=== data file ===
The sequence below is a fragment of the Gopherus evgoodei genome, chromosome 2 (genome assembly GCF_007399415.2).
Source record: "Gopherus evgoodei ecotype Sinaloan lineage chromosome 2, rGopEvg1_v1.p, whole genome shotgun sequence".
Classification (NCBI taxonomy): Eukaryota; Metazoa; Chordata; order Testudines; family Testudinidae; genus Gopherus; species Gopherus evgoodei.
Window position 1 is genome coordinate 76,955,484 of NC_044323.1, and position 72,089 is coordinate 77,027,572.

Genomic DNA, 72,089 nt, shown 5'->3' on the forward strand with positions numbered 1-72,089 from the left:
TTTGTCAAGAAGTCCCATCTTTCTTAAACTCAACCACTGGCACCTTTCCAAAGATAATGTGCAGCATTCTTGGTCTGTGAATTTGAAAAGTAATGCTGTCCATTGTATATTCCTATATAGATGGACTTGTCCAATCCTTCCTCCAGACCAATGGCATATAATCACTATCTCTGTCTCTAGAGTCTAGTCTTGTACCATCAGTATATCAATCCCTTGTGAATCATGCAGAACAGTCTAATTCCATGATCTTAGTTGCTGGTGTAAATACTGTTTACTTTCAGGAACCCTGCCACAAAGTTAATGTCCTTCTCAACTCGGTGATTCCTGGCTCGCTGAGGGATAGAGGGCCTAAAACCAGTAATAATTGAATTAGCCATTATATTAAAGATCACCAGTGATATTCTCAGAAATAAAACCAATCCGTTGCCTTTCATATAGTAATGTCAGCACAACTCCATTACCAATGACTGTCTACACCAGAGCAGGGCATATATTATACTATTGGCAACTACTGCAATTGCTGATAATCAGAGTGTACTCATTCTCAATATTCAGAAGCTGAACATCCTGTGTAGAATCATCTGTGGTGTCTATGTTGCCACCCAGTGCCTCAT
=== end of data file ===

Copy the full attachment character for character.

The sequence below is a fragment of the Gopherus evgoodei genome, chromosome 2 (genome assembly GCF_007399415.2).
Source record: "Gopherus evgoodei ecotype Sinaloan lineage chromosome 2, rGopEvg1_v1.p, whole genome shotgun sequence".
Classification (NCBI taxonomy): Eukaryota; Metazoa; Chordata; order Testudines; family Testudinidae; genus Gopherus; species Gopherus evgoodei.
Window position 1 is genome coordinate 76,955,484 of NC_044323.1, and position 72,089 is coordinate 77,027,572.

Genomic DNA, 72,089 nt, shown 5'->3' on the forward strand with positions numbered 1-72,089 from the left:
TTTGTCAAGAAGTCCCATCTTTCTTAAACTCAACCACTGGCACCTTTCCAAAGATAATGTGCAGCATTCTTGGTCTGTGAATTTGAAAAGTAATGCTGTCCATTGTATATTCCTATATAGATGGACTTGTCCAATCCTTCCTCCAGACCAATGGCATATAATCACTATCTCTGTCTCTAGAGTCTAGTCTTGTACCATCAGTATATCAATCCCTTGTGAATCATGCAGAACAGTCTAATTCCATGATCTTAGTTGCTGGTGTAAATACTGTTTACTTTCAGGAACCCTGCCACAAAGTTAATGTCCTTCTCAACTCGGTGATTCCTGGCTCGCTGAGGGATAGAGGGCCTAAAACCAGTAATAATTGAATTAGCCATTATATTAAAGATCACCAGTGATATTCTCAGAAATAAAACCAATCCGTTGCCTTTCATATAGTAATGTCAGCACAACTCCATTACCAATGACTGTCTACACCAGAGCAGGGCATATATTATACTATTGGCAACTACTGCAATTGCTGATAATCAGAGTGTACTCATTCTCAATATTCAGAAGCTGAACATCCTGTGTAGAATCATCTGTGGTGTCTATGTTGCCACCCAGTGCCTCAT